Ponoka Secondary Campus’ Broncs World Tour students gather in front of a memorial at Juno Beach.

Ponoka Secondary Campus’ Broncs World Tour students gather in front of a memorial at Juno Beach.

Students tour Europe, gain new perspective on war

“For something that happened 100 years ago, it’s pretty humbling” Clinton Rodney, Ponoka Secondary Campus student

Over the spring break, students with Ponoka Secondary Campus’ Broncs World Tour project trekked through Europe in an awe-inspiring journey to bring the stories of Central Alberta’s First and Second World War soldiers back home, as well as experience the scars and memories left over from the war.

The involved students immersed themselves in the past and how the sacrifices of counties, families and individuals ensured the freedom they experience.

The trip began in Amsterdam, Germany and Belgium, where several cemeteries and St. Julien Canadian Memorial were visited.

“It (the village of St. Julien) was the first place the Canadians got gassed in World War One,” said high school student Clinton Rodney. The village and surrounding wood was located at the bend of the Ypres Salient, where German forces unleashed thousands of cylinders of chlorine on Canadian troops.

Most of the student’s time was spent in France, where they toured many small towns on the way to Commonwealth cemeteries.

One of their most memorable experiences was the Last Post Ceremony at Menin Gate, which takes place every night at 8 p.m. “It was amazing to see how many people were there,” said Jaime Sweet.

“I thought it was amazing . . . For something that happened 100 years ago, it’s pretty humbling,” added Rodney.

The students also had the opportunity to see the Canadian National Vimy Memorial and the location of the Battle of Vimy Ridge, where they toured the trenches and underground tunnels as well as saw the “No Man’s Land” and the German frontline.

Rodney, Sweet and their fellow tour mates Jordan Vold and Shelbey Merrill were able to gain more perspective on how the soldiers lived. “No Man’s Land was really small. They had to section off half the whole place because there’s still live land mines,” said Rodney.

For the four students Vimy was the most emotional stop on the trip. They all agreed the area was overwhelmingly, breathtakingly beautiful. “It’s hard to wrap your head around a war had taken place there,” said Vold.

Sweet and Merrill both noticed the importance Vimy had for the students and how impacting it was on them. “The mood, when you get there, everyone is respectful,” said Sweet.

“That’s really how we got our independence was the Battle of Vimy. The whole monument is really beautiful. It doesn’t glorify anything we’ve done, it’s all about sacrifice,” Rodney added.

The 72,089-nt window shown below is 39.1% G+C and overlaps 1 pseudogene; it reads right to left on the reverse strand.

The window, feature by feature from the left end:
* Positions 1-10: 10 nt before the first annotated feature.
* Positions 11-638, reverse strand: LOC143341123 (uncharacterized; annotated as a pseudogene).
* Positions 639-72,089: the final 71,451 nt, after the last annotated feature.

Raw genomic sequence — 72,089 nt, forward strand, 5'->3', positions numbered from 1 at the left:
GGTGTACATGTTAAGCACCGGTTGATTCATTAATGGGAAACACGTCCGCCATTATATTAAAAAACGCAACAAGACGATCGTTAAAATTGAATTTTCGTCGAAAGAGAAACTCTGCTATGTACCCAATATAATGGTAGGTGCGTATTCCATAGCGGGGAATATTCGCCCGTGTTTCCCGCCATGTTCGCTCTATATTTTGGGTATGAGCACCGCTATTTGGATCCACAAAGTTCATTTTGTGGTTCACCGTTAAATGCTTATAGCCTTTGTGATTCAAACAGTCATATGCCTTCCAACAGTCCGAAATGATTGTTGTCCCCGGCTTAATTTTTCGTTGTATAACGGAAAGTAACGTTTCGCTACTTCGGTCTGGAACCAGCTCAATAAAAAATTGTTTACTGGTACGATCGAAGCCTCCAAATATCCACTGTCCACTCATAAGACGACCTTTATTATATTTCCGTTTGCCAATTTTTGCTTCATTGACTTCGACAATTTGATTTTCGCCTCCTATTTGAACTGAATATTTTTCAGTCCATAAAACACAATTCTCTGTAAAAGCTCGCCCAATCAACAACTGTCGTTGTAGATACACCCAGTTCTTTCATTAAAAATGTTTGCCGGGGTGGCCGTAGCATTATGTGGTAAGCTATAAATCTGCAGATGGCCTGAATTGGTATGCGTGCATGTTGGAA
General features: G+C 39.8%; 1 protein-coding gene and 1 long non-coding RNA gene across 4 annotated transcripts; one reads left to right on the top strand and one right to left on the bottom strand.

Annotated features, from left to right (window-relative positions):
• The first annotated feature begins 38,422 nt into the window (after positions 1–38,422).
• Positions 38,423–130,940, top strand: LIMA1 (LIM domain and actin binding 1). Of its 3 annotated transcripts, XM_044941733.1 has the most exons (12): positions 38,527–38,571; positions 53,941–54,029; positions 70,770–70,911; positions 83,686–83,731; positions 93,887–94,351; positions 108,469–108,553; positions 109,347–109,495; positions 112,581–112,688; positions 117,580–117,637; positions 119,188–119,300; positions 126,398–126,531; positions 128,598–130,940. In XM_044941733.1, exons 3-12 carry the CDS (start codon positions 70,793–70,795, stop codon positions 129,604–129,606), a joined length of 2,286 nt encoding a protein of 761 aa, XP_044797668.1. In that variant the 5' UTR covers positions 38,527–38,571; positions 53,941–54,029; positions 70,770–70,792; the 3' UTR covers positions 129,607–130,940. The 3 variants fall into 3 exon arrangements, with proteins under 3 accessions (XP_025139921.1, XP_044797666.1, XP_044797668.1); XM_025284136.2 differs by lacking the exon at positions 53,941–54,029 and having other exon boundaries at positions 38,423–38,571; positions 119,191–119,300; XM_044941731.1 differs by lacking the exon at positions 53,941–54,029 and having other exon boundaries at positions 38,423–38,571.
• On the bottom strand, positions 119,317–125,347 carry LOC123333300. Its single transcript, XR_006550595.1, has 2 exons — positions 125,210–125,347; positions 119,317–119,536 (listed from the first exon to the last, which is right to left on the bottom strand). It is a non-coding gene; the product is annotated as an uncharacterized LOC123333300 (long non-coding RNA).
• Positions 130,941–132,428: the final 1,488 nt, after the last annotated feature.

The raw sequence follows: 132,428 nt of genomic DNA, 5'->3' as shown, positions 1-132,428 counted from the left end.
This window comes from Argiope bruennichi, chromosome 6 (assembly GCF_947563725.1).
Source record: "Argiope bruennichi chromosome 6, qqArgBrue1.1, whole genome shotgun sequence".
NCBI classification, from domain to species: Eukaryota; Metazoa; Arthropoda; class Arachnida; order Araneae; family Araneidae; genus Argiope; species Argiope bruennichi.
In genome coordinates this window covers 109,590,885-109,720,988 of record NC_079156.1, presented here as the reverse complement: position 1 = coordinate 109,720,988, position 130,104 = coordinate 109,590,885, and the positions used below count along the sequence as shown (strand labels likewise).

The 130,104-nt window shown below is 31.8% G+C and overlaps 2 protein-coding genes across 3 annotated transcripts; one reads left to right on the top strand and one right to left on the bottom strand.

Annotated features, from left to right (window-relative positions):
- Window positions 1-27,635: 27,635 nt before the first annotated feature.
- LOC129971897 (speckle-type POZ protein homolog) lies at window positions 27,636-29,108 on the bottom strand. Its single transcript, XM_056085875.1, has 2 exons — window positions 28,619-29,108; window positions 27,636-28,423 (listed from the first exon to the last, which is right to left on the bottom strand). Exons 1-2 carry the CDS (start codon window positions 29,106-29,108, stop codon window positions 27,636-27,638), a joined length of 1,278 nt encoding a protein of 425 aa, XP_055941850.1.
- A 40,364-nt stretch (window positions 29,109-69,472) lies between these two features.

During the tour, beaches of Omaha and Juno were visited. At the Juno Beach Centre, a museum located in Courseulles-sur-Mer in Normandy, Broncs World Tour teacher Ron Labrie surprised the students with a plaque of the tour and their school that would remain at the centre.

“I thought that was really cool. Right now, the basis of our trip is to acknowledge those who fought,” said Merrill.

“It acknowledges us, that’s kind of nice,” Rodney added.

In the small French town of Bois-Heroult, the arrival of the Broncs World Tour was cause for celebration. In a field bordering the town, a plane of Canadian soldiers crashed, its crew including a soldier who has been the subject of a research by the school. A farmer managed to rescue five of the men and hid them in his house, away from the German.

“He was still living there when we went there,” said Rodney.

In attendance at the ceremony were the townspeople and mayor; Ponoka students sung O’ Canada at the edge of the crater where the plane crashed.

They were also given a tour of the mayor’s chateau, which the students say was a castle. In it was a fireplace gifted to the house by Canadians many years after the war ended as a token of gratitude. During the war, Canadian soldiers were kept hidden by the town in the attic, even though the Germans had a base camp in the house’s basement

Their time in Paris and Rome included day tours of inner Paris, where the Eiffle Tower and Arc de Triomphe sit, and in Rome the Colosseum, the Sistine Chapel and Vatican City.

Although most of the trip was spent visiting war memorials and cemeteries, the students were also given time to relax. “It was a good balance between serious and fun,” said Vold.

For each of the students, while they all experienced the same trip, it left different impacts on them. For Rodney, he walked away with an extrospective view. “I would say the understanding of what the Allied Forces went through during the world wars. It’s pretty mind blowing.”

For Merrill, the work on the soldier profiles is what she’ll remember most. Labrie told the students before they made the trip each of the soldiers was like the tip of an iceberg. “You get your soldier profile and research them for six months, you see the whole iceberg . . . You tell everyone of their life and what they sacrificed.”

“They’re not just the tip of the iceberg they’re a person,” she added.

“The biggest part for me was the importance of remembrance . . . They become a part of you. Getting to their grave was pretty emotional,” said Sweet.

The cemeteries had the largest effect on Vold. For some of the cemeteries and graves of Alberta’s men, the students were the first from central Alberta to have ever visited them. “There were a lot of soldiers on this trip Labrie’s never visited before. It was brand new.”

This didn’t surprise the students once they found out where some of the cemeteries were located. One was in a field so out of the way the students had to walk through a woman’s driveway and across the field to reach it.